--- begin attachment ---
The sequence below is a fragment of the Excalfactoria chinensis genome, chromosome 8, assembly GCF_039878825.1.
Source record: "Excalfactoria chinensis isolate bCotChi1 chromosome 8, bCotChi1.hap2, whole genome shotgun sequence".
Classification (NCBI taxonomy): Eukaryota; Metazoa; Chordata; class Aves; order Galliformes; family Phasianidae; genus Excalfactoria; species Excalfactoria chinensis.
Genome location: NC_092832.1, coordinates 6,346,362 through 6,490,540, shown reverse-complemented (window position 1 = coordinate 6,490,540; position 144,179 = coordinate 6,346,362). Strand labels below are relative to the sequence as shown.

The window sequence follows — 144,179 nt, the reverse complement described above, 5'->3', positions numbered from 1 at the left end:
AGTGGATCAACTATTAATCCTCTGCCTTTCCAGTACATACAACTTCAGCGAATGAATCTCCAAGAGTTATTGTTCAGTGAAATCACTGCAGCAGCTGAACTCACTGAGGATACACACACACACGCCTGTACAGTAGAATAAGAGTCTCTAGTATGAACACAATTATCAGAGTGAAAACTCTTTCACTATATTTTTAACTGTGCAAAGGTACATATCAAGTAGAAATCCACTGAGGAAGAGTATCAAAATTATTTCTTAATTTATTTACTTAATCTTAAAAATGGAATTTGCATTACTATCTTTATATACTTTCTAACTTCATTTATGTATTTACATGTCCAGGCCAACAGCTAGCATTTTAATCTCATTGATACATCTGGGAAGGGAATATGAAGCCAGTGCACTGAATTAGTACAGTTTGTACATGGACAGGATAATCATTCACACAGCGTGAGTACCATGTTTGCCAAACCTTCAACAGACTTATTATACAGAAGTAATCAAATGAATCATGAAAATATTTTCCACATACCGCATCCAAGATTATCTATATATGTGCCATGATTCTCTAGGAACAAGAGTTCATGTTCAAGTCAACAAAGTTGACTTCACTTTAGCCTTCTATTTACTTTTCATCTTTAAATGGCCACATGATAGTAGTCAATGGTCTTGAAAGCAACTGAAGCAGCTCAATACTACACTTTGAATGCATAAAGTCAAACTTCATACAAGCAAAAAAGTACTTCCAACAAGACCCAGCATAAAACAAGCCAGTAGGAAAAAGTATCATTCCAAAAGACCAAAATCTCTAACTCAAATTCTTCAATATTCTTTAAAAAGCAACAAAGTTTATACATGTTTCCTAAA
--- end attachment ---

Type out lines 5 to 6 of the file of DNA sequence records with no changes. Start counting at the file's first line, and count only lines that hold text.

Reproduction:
The window sequence follows — 144,179 nt, the reverse complement described above, 5'->3', positions numbered from 1 at the left end:
AGTGGATCAACTATTAATCCTCTGCCTTTCCAGTACATACAACTTCAGCGAATGAATCTCCAAGAGTTATTGTTCAGTGAAATCACTGCAGCAGCTGAACTCACTGAGGATACACACACACACGCCTGTACAGTAGAATAAGAGTCTCTAGTATGAACACAATTATCAGAGTGAAAACTCTTTCACTATATTTTTAACTGTGCAAAGGTACATATCAAGTAGAAATCCACTGAGGAAGAGTATCAAAATTATTTCTTAATTTATTTACTTAATCTTAAAAATGGAATTTGCATTACTATCTTTATATACTTTCTAACTTCATTTATGTATTTACATGTCCAGGCCAACAGCTAGCATTTTAATCTCATTGATACATCTGGGAAGGGAATATGAAGCCAGTGCACTGAATTAGTACAGTTTGTACATGGACAGGATAATCATTCACACAGCGTGAGTACCATGTTTGCCAAACCTTCAACAGACTTATTATACAGAAGTAATCAAATGAATCATGAAAATATTTTCCACATACCGCATCCAAGATTATCTATATATGTGCCATGATTCTCTAGGAACAAGAGTTCATGTTCAAGTCAACAAAGTTGACTTCACTTTAGCCTTCTATTTACTTTTCATCTTTAAATGGCCACATGATAGTAGTCAATGGTCTTGAAAGCAACTGAAGCAGCTCAATACTACACTTTGAATGCATAAAGTCAAACTTCATACAAGCAAAAAAGTACTTCCAACAAGACCCAGCATAAAACAAGCCAGTAGGAAAAAGTATCATTCCAAAAGACCAAAATCTCTAACTCAAATTCTTCAATATTCTTTAAAAAGCAACAAAGTTTATACATGTTTCCTAAA